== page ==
Mother Serbia is good to her children but they are not always thankful. Plastic bottles line the streets, an enduring memory for most visitors to the country. Sackfuls of the things. Serbia can be a romance killer.
Environmental policy is one of those EU criteria that Serbia is struggling to fulfill. Construction on many of the houses will never be finished. Planning regulations and aesthetics are very different to our own expectations.
As the hills get steeper and the valleys begin to close in, Mother Serbia holds us ever closer to her bosom. This is the country’s heartland, scene of her most heroic struggles. We pass the town of Prokuplje, where Prince Lazar gathered his forces before marching south to take on the invading Ottoman Turks at the battle of Kosovo Polje.
By the time I get off the bus at Kuršumlija, medieval Serbia’s capital, Kosovo is only a few miles away. The increased police and military presence is a subtle reminder of this fact.
Kosovo Polje is Serbia’s Bannockburn. Just as every Scot can tell you what happened in 1314, every Serb knows what happened in 1389. The Field Of Blackbirds, where the battle took place, is somewhere over those hills, on the other side of what has now become a de facto international border.
Out there somewhere, Prince Lazar laid down his life to save Serbia — and Europe — from Ottoman domination. Historically and politically it has always been his country and that of his people. The trouble is, the majority of the people now living on there are Albanian.
This is hardly a new development; its roots go back way before the most recent conflict. But Serbia has no wish to stomach an independent Kosovo any more than Scotland would tolerate an English enclave around Stirling. Likewise the Albanians have no appetite for Serbian domination, especially given the recent animosity between the two.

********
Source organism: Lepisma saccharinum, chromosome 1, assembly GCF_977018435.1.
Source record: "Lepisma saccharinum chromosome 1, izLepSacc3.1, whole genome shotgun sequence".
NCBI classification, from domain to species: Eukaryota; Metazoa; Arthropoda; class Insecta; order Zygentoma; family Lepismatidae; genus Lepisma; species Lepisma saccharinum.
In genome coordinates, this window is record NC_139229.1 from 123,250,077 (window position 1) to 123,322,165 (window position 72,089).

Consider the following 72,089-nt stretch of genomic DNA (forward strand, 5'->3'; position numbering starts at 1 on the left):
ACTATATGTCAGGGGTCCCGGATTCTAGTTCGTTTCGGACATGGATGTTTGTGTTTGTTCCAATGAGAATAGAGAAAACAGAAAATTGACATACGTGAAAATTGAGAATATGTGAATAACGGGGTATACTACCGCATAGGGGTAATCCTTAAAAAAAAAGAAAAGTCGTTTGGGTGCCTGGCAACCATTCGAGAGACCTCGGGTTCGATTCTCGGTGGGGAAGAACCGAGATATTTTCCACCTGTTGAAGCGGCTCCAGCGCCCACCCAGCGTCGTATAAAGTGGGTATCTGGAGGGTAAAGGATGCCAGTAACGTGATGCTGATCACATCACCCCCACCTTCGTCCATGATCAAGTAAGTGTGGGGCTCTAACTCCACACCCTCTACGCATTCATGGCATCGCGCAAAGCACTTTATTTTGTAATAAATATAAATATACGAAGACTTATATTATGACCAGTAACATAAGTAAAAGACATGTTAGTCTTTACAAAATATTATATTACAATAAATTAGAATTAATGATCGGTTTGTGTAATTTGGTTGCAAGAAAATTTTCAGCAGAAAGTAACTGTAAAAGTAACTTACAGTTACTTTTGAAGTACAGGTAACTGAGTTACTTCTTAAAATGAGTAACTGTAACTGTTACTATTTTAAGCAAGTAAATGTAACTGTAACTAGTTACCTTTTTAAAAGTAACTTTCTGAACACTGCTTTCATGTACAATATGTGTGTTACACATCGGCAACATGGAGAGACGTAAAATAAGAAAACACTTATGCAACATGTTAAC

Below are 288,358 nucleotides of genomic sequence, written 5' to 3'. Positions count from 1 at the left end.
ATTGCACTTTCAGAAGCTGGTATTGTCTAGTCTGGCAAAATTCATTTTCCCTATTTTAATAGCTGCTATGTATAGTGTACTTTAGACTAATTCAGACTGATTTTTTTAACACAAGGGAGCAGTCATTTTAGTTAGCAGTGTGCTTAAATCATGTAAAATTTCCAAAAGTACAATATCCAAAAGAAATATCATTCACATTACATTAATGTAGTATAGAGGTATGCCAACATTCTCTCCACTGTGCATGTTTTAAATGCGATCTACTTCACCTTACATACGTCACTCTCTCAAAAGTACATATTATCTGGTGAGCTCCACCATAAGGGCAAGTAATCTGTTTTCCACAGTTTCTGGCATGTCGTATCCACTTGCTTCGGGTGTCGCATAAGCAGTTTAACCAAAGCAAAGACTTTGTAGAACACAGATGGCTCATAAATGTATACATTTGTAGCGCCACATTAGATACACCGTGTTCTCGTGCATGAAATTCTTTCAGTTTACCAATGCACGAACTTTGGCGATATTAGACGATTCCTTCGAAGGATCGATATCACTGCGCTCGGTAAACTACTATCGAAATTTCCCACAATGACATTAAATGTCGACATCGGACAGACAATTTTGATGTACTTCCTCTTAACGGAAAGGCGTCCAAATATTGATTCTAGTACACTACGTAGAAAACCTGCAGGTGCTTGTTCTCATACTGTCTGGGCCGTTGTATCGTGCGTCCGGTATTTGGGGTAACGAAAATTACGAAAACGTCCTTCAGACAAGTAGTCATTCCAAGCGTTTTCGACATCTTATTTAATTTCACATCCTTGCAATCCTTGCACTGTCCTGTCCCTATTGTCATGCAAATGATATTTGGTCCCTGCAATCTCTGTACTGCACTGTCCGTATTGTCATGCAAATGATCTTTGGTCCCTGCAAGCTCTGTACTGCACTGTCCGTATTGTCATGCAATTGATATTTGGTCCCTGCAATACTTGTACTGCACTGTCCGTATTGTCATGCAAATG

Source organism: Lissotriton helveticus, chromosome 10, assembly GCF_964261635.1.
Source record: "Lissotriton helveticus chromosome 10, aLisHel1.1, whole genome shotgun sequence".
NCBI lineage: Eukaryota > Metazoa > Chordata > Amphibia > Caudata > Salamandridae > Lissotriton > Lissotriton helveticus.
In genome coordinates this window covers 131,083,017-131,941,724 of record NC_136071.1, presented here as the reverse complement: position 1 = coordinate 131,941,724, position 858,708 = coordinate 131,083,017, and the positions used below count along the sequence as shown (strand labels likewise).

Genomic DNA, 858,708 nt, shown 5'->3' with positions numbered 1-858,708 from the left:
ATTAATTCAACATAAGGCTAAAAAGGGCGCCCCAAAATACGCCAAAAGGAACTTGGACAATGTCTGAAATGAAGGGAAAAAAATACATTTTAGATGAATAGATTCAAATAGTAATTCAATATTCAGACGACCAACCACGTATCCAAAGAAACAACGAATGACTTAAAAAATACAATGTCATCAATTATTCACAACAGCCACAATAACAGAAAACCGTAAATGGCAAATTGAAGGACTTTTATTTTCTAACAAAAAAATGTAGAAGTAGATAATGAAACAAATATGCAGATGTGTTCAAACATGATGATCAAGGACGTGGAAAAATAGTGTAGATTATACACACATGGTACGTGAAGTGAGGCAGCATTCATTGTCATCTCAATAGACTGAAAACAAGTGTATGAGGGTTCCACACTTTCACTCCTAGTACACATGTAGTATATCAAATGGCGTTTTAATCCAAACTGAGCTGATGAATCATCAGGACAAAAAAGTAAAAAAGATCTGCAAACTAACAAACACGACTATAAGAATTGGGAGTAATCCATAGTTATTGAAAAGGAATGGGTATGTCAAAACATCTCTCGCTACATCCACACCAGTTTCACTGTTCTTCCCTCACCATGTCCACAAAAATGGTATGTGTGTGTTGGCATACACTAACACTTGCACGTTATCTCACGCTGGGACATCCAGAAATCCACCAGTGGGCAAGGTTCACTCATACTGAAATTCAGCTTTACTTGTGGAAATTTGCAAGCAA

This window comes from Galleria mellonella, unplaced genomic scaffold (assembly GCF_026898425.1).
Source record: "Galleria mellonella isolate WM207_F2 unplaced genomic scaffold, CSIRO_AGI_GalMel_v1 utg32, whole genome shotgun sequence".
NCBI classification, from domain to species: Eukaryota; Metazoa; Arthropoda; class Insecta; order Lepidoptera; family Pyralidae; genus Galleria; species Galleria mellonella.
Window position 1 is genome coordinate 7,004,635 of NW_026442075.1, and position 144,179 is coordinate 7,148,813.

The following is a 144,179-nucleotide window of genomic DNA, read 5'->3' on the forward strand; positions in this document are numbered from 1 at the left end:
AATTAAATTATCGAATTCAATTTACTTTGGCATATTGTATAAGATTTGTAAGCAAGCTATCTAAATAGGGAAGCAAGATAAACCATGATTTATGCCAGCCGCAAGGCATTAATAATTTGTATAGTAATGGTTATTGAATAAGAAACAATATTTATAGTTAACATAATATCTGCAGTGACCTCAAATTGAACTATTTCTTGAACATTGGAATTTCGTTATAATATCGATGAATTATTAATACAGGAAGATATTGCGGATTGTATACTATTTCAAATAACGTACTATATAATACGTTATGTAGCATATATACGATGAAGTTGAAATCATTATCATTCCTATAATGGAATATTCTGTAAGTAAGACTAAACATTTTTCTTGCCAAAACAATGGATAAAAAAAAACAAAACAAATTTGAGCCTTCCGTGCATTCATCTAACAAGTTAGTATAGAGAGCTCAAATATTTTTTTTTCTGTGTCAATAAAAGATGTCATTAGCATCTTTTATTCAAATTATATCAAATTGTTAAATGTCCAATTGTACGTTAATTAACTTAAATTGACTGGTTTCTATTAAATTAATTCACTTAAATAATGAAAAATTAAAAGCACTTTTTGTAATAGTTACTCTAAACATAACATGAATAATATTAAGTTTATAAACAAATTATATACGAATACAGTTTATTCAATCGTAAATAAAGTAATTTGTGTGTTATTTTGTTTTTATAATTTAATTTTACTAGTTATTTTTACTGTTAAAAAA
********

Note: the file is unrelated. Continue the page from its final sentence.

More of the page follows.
“It’s stupid” says Dragan, my taxi driver for the last few miles of the journey. My Serbian isn’t the best so that could mean anything. He’s talkative, easy to understand and highly appreciative of my efforts to speak the language.
He’s also mightily relieved that our final destination is on the Serbian side of the border. He is able to answer one question that the UK foreign office, the travel guides and the Serbian government are not. Can I cross the line if I want?
Yes, says Dragan, I can. However, if I do then the Kosovans will stamp my passport. If I then try to get back into Serbia, the Serbian guards will not let me in.
“Yeah, that’s stupid” I say. Not that I’m planning on visiting any time soon. My Serbian is lousy but my Albanian is non-existent. We pull up at the village I plan to spend the night in.
“Have you got a hotel?” Dragan asks me. I tell him where I was planning to stay.
“Na, you don’t wanna go there. I know a much better place. Want me to take you there?”
“Sure, why not?”
We pass the well-appointed spa hotel I had planned to spend the night in and stop at a half-finished bare wires-and-breeze blocks construction next door.
“In we go” says Dragan. I knew this was going to happen. By the doorway is the quintessential piece of decor for every Serbian rural dwelling: a wheelbarrow and a sack of cement.
There are warm embraces between Dragan and the owner. Given Serbia’s limited range of surnames, connections are everything. Like the bottles and the border issue, the EU takes a very dim view.
To be fair to Dragan and his mate, a room here costs half of what it does next door and the food is excellent. I have never once been ripped off in this country. I eat well because I always do here. To be fair to Serbia and Kosovo, they are working on the issues described above.
The question about Serbia is not if she will join but when. If that seems a bold statement given what we’ve just seen then just remember than “when” is also a question word. Serbia needs time and also needs to feel it is doing things in its own time. Inat cannot be rushed.
I order a pear for dessert. Out of a bottle and not from a tree. Back to the roots for one last time today.
Darkness falls. Stillness descends over the forests and the mountains. Mother Serbia rocks me to sleep.